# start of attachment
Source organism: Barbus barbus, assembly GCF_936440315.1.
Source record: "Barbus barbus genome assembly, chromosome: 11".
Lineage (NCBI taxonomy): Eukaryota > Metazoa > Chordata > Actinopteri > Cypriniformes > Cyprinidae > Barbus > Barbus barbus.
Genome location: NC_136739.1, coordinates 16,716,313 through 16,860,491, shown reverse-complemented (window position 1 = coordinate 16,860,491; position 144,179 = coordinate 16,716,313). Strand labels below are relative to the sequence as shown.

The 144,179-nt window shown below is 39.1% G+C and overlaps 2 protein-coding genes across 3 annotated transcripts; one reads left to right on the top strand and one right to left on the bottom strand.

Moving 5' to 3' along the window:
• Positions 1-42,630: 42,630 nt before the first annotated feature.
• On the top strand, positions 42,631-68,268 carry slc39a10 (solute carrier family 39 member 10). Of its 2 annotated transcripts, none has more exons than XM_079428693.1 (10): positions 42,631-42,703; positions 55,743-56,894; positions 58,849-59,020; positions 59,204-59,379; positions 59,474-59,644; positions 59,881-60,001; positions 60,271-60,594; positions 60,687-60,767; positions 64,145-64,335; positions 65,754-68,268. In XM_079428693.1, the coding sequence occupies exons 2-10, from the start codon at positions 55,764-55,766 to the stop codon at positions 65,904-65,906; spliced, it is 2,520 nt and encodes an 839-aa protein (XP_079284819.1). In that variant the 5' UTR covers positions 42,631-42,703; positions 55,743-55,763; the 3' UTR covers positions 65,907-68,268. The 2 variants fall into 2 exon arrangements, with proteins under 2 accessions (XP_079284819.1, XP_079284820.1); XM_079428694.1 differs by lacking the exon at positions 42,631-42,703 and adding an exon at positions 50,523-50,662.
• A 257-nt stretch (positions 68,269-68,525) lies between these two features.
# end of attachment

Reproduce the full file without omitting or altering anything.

Source organism: Barbus barbus, assembly GCF_936440315.1.
Source record: "Barbus barbus genome assembly, chromosome: 11".
Lineage (NCBI taxonomy): Eukaryota > Metazoa > Chordata > Actinopteri > Cypriniformes > Cyprinidae > Barbus > Barbus barbus.
Genome location: NC_136739.1, coordinates 16,716,313 through 16,860,491, shown reverse-complemented (window position 1 = coordinate 16,860,491; position 144,179 = coordinate 16,716,313). Strand labels below are relative to the sequence as shown.

The 144,179-nt window shown below is 39.1% G+C and overlaps 2 protein-coding genes across 3 annotated transcripts; one reads left to right on the top strand and one right to left on the bottom strand.

Moving 5' to 3' along the window:
• Positions 1-42,630: 42,630 nt before the first annotated feature.
• On the top strand, positions 42,631-68,268 carry slc39a10 (solute carrier family 39 member 10). Of its 2 annotated transcripts, none has more exons than XM_079428693.1 (10): positions 42,631-42,703; positions 55,743-56,894; positions 58,849-59,020; positions 59,204-59,379; positions 59,474-59,644; positions 59,881-60,001; positions 60,271-60,594; positions 60,687-60,767; positions 64,145-64,335; positions 65,754-68,268. In XM_079428693.1, the coding sequence occupies exons 2-10, from the start codon at positions 55,764-55,766 to the stop codon at positions 65,904-65,906; spliced, it is 2,520 nt and encodes an 839-aa protein (XP_079284819.1). In that variant the 5' UTR covers positions 42,631-42,703; positions 55,743-55,763; the 3' UTR covers positions 65,907-68,268. The 2 variants fall into 2 exon arrangements, with proteins under 2 accessions (XP_079284819.1, XP_079284820.1); XM_079428694.1 differs by lacking the exon at positions 42,631-42,703 and adding an exon at positions 50,523-50,662.
• A 257-nt stretch (positions 68,269-68,525) lies between these two features.